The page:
Star Parker

A group of wealthy Democratic Party partisans has announced a new partnership called the Democratic Alliance, through which millions of dollars will be funneled to a network of new and existing liberal think tanks to compete with conservative organizations. Reported commitments are $80 million over the next five years, with a goal of reaching $200 million.

According to press reports, these investors are frustrated at recent Democratic setbacks, most recently John Kerry's loss to President Bush last November. Democratic strategist Simon Rosenberg calls conservative think tanks that have emerged over recent years an "information-age Tammany Hall" with which Democrats have not been adequately equipped to compete.

Maybe liberal strategists have been reading my column. I wrote last February that Democratic leaders "seem to have little appreciation of the extent to which Sen. Kerry's defeat in November reflected the total absence of ideas in the party."

So I applaud any new initiative by Democrats to enter into the world of thought and ideas. However, from what I'm reading, it seems questionable that this is really what is happening.

Although the stated objective of this effort is generating "new ideas," there is little hint what these ideas might be.

I surfed over to the Web site of one of these new think tanks, the Center for American Progress, set up a few years ago by Bill Clinton's former chief of staff, John Podesta, to get a sense of what this new agenda looks like. Here's the stated mission: "developing a long-term vision of a progressive America; providing a forum to generate new progressive ideas and policy proposals; responding effectively and rapidly to conservative proposals and rhetoric ..."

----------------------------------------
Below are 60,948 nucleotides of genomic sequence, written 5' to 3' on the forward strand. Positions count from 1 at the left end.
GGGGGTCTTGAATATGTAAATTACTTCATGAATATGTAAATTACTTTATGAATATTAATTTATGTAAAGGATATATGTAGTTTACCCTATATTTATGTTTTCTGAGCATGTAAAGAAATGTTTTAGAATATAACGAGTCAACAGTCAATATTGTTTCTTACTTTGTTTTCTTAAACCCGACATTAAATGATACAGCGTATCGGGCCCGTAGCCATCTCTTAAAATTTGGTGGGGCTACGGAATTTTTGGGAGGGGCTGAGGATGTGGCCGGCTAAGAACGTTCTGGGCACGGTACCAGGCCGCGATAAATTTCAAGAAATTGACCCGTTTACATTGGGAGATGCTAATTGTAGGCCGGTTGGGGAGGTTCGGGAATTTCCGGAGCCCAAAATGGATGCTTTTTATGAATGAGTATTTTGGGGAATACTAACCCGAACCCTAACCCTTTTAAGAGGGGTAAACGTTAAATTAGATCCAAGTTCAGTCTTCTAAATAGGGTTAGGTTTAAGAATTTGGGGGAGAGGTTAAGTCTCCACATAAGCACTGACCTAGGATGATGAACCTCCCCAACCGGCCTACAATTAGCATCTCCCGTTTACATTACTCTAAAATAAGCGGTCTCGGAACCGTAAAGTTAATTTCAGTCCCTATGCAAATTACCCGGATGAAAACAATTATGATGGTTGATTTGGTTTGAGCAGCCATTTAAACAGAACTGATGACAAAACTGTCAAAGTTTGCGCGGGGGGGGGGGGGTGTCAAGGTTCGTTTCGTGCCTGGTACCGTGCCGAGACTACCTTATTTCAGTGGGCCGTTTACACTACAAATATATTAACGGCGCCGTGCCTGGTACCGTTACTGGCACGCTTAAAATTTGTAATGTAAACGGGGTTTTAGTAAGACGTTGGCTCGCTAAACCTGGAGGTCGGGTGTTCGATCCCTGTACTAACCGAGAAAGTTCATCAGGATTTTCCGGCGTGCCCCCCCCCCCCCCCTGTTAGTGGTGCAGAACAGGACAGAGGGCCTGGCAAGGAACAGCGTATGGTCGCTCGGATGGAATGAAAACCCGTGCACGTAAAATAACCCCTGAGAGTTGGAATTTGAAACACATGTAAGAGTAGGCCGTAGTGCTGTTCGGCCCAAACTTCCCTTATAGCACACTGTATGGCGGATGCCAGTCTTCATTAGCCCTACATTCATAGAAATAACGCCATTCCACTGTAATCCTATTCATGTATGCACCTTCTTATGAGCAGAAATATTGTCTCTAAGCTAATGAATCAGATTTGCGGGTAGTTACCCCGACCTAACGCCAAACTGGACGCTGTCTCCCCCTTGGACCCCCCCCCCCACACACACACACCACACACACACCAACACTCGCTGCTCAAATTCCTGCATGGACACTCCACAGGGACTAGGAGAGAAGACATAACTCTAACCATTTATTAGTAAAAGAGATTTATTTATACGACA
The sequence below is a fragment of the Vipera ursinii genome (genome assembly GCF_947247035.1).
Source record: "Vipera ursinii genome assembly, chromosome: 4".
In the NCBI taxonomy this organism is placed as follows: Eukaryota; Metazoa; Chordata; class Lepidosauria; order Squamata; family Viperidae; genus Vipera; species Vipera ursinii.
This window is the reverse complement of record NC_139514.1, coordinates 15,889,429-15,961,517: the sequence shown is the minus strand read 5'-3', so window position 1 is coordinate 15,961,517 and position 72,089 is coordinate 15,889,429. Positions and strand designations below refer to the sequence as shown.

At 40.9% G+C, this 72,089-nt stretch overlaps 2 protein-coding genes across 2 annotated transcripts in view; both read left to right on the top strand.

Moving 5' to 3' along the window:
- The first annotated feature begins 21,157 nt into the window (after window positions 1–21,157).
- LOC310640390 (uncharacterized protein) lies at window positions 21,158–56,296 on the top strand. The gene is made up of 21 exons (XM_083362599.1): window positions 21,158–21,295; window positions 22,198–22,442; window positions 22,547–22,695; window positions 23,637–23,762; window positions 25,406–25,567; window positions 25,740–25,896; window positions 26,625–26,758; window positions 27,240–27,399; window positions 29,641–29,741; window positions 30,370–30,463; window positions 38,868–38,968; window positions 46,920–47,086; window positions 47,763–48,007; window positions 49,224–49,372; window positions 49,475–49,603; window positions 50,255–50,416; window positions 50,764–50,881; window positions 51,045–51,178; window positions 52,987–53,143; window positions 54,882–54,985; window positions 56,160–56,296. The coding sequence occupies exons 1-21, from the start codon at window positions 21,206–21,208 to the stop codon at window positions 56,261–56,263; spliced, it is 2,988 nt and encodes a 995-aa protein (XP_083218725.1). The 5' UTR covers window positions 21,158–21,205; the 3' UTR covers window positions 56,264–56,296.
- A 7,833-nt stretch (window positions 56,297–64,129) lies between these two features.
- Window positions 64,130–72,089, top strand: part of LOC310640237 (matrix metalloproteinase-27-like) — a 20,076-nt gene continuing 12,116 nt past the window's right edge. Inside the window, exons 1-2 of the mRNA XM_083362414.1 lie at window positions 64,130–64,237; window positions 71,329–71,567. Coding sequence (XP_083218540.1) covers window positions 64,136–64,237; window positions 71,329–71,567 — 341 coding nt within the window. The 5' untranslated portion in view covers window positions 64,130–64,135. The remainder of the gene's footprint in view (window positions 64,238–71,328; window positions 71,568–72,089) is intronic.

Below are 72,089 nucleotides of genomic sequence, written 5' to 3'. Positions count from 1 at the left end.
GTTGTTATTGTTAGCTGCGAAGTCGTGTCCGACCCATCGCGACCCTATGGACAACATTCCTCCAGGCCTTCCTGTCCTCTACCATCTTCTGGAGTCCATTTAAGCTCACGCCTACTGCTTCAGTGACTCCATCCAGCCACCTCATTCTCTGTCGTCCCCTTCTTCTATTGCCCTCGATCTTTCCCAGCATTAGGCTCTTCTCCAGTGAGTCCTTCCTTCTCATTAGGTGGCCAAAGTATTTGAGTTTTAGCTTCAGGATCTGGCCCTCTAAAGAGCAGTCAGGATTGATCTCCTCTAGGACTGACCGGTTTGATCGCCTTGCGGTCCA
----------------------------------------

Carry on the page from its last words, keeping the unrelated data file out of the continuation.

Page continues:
This sounds less like a think tank than a new, politically motivated forum for delivering old liberal ideas. Maybe what is new is calling high taxes and intrusive big government "progressive" instead of "liberal." A rose is a rose.

The great alleged insight on the left a few years ago was that conservative talk radio has been the conservative silver bullet to the hearts and minds of America. Again, not the conservative agenda, but conservative radio.

So Democratic deep-pocket types reached in to pull out the cash to create Air America to put Al Franken on the radio waves.

The most recent numbers that I've seen is that Air America ratings have done nothing but decline since it launched in 2004. National Review's Byron York reports that in New York City, WABC, which carries Rush Limbaugh, has been consistently beating Franken and Air America.

Star Parker

Star Parker is founder and president of CURE, the Center for Urban Renewal and Education, a 501c3 think tank which explores and promotes market based public policy to fight poverty, as well as author of the newly revised Uncle Sam's Plantation: How Big Government Enslaves America's Poor and What We Can do About It.